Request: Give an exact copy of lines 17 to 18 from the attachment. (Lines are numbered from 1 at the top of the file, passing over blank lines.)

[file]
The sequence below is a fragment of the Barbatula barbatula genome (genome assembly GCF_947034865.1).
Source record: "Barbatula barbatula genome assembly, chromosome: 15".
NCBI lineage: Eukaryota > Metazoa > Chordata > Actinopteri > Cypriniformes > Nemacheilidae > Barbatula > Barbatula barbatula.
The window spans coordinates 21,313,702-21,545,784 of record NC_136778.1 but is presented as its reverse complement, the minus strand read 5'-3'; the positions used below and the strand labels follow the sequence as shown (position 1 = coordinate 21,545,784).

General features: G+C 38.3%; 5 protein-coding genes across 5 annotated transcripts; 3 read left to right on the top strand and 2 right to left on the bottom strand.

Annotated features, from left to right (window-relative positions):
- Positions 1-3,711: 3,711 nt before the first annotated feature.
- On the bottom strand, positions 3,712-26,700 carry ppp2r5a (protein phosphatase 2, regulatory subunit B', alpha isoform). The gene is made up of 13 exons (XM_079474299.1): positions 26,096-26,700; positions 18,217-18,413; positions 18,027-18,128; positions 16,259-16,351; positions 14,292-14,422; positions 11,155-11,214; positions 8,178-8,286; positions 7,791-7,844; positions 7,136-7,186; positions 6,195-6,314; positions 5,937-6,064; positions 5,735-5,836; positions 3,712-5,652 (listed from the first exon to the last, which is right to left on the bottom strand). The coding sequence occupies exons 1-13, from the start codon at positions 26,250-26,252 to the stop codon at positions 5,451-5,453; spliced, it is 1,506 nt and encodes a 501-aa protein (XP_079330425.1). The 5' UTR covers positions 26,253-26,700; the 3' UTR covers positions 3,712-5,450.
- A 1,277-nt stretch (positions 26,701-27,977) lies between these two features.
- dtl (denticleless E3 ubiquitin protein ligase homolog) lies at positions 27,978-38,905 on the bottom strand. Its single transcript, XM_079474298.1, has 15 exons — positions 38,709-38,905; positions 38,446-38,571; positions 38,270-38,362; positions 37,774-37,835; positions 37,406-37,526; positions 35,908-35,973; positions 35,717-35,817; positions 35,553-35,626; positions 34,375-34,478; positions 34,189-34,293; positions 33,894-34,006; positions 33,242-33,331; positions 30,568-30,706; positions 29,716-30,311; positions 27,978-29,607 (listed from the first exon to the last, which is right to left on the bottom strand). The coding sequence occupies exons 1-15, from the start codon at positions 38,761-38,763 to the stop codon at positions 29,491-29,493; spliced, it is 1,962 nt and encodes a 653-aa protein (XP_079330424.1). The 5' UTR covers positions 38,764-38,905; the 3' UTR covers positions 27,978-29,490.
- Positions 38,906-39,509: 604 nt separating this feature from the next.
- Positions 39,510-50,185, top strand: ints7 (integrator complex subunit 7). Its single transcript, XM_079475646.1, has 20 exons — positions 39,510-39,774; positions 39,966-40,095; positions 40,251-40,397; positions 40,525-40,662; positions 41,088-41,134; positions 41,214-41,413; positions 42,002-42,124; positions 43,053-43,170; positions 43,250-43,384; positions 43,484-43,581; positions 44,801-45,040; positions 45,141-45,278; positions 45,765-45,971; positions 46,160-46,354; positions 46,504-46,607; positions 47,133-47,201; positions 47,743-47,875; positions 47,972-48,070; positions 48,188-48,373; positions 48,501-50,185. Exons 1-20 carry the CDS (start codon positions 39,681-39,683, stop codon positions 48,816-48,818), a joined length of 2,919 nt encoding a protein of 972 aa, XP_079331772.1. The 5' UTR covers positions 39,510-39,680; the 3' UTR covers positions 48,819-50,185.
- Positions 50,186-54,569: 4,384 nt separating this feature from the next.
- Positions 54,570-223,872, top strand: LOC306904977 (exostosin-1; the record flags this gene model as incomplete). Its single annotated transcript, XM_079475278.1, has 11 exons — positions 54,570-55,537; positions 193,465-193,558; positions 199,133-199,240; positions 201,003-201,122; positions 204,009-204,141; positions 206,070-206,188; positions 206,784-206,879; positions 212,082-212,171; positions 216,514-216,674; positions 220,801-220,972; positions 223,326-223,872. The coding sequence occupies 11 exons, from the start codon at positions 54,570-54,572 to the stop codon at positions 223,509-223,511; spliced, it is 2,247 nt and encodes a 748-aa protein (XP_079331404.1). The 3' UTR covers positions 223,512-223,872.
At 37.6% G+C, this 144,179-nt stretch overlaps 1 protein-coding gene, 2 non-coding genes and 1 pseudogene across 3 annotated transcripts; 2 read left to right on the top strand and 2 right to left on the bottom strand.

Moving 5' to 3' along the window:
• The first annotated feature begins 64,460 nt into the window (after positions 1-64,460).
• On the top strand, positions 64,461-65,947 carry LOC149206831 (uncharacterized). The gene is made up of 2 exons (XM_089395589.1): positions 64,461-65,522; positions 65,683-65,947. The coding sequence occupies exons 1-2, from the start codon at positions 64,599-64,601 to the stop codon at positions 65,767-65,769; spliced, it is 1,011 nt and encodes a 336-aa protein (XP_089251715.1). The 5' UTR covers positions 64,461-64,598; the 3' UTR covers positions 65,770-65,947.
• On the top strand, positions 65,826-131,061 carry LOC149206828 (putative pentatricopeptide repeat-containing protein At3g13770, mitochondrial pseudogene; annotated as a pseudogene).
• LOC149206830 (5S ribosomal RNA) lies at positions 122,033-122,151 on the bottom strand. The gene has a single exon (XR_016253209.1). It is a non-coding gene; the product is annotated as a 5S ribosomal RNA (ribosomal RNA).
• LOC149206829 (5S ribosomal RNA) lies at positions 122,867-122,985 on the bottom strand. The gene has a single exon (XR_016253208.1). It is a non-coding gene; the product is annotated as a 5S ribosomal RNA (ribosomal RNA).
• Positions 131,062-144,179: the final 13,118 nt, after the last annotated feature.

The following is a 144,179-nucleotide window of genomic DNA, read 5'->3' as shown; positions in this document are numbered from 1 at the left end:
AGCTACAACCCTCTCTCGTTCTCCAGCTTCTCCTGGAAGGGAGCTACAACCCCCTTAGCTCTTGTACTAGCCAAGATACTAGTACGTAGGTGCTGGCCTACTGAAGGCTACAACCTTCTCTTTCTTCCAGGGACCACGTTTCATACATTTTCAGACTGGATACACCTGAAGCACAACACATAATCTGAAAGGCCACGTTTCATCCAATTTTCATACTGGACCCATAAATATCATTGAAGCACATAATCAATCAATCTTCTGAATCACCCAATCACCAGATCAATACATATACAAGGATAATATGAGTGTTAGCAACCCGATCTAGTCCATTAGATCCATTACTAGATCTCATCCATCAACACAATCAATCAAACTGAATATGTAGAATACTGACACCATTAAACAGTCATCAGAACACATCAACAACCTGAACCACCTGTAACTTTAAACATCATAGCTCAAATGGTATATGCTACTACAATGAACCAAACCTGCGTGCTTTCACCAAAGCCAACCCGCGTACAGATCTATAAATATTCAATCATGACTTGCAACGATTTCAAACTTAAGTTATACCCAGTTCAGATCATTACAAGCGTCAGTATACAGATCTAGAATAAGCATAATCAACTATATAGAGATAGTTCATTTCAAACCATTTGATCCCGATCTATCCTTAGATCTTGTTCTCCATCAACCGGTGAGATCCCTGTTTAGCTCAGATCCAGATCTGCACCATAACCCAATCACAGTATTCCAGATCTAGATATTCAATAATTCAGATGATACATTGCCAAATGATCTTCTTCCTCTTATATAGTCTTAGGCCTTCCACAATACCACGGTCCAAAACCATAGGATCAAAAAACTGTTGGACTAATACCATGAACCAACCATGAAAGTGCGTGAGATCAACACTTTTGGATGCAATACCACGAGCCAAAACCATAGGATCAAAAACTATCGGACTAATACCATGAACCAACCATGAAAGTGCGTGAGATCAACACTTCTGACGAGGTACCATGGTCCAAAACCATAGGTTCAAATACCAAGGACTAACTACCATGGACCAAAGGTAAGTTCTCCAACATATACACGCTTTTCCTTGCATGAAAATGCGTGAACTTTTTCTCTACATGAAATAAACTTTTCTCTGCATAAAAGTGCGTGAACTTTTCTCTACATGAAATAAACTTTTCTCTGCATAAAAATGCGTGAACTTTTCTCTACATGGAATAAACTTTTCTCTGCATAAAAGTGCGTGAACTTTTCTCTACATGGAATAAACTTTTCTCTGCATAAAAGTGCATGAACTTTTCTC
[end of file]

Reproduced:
• The first annotated feature begins 64,460 nt into the window (after positions 1-64,460).
• On the top strand, positions 64,461-65,947 carry LOC149206831 (uncharacterized). The gene is made up of 2 exons (XM_089395589.1): positions 64,461-65,522; positions 65,683-65,947. The coding sequence occupies exons 1-2, from the start codon at positions 64,599-64,601 to the stop codon at positions 65,767-65,769; spliced, it is 1,011 nt and encodes a 336-aa protein (XP_089251715.1). The 5' UTR covers positions 64,461-64,598; the 3' UTR covers positions 65,770-65,947.